Second, while the model is illustrative of the feasibility of financing the three pathways, the choice of tax instruments, and the exact sequencing of such taxes, need further interrogation. Modelling is, by nature, exploratory, and not prescriptive.
Another central claim made by opponents of BIG, including these authors, is that a BIG cannot promote economic growth in SA, contradicting the IEJ-ADRS model’s results. This sweeping claim chooses to ignore the extensive real-world evidence on the effects of “unconditional cash transfers” or government grants, in low- and middle-income countries.
A wealth of evidence shows that grants boost consumer spending, especially in poor communities, in turn supporting local businesses, employment, and government revenue. Cash transfers have been shown to have significant multiplier effects, whereby each dollar spent boosts incomes above the grant value and creates a return on investment for the economy. For instance, in Zambia, a cash transfer created an increase in household spending of 67% above the value of the grant. In Ghana and Kenya, cash transfers increased local incomes by a multiplier of 2.5 and 2.6 respectively.
Emerging research is also demonstrating related effects in SA, even as a result of the small SRD grant. For instance, receipt of the SRD increased the probability of employment by three percentage points; and the grant stimulated customer spending, provided capital to purchase stock, and enabled new businesses to be initiated. This lends credence to the modelling results that demonstrate the economic growth effects of basic income transfers.
The critics suggest SA needs to focus on creating employment and improving infrastructure to deal with our crisis, rather than grants. We wholeheartedly agree with the need to create jobs and fix our infrastructure. But this is not mutually exclusive with expanding social security. Poverty and economic exclusion are significant drags on our economy.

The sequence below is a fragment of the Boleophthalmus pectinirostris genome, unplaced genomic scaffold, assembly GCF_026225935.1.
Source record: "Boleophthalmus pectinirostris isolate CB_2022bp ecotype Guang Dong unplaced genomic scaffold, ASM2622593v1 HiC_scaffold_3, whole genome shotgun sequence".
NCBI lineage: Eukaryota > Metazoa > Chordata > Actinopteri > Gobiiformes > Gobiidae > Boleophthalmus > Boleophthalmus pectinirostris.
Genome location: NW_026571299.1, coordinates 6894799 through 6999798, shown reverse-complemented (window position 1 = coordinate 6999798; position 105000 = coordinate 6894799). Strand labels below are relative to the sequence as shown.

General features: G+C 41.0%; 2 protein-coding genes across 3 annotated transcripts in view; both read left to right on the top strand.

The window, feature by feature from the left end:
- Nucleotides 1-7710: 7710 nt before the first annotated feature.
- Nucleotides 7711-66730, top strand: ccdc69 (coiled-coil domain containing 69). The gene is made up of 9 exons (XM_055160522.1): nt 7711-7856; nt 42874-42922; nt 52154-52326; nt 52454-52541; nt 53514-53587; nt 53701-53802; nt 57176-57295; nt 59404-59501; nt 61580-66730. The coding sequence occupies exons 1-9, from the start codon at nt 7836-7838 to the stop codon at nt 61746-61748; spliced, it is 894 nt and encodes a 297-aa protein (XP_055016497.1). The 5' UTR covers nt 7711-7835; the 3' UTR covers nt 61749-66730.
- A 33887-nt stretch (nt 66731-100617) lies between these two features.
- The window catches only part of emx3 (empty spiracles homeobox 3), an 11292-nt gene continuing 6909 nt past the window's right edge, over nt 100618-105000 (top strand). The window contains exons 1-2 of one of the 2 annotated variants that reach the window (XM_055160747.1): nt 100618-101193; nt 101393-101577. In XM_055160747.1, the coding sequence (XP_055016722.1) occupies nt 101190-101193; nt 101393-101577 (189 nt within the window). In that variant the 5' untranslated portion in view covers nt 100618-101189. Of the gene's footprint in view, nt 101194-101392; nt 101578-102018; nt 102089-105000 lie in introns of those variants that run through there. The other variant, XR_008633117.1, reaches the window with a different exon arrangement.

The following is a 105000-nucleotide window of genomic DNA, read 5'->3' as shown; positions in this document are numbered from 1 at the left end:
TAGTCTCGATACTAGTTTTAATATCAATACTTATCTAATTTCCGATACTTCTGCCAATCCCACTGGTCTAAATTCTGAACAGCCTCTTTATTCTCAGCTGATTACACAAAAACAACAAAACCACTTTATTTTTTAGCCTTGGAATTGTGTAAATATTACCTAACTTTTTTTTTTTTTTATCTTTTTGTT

People cannot build sustainable livelihoods or step onto the career ladder — indeed, they cannot become income taxpayers — until their most basic needs are met. A BIG provides a desperately needed catalyst for economic activity. In the most unequal country in the world, “trading off” a social safety net with the narrow interests of certain private sector players is simply unacceptable.
Our work demonstrates thoroughly and systematically that prioritising redistribution and the interests of poor people is not only a question of justice in an historically unjust and unequal country, but is also critical to SA’s sustainable development and the interests of the country at large.
This is not a hypothetical debate — SA is already on the path to introducing a BIG. Basic income support has been adopted as the official policy of the governing ANC, and President Cyril Ramaphosa has repeatedly indicated that the government is committed to making it a reality. It is critical that this policy work is informed by robust evidence, and this was the key impetus for us undertaking research into pathways to a BIG in SA, and their effects.
As we have argued elsewhere, the logic of growing the economy in the hope that it will come to include people is flawed — to grow the economy we must include people from the start. We do not claim that the policy solutions we propose are not bold, or that they do not carry costs. However, the weight of evidence points to their efficacy and impact across a range of social and economic indicators.
Meanwhile, the cost of conservatism, austerity and inaction in the face of worsening hunger, deprivation and anger is simply too high to contemplate.
• The authors are with the Institute for Economic Justice.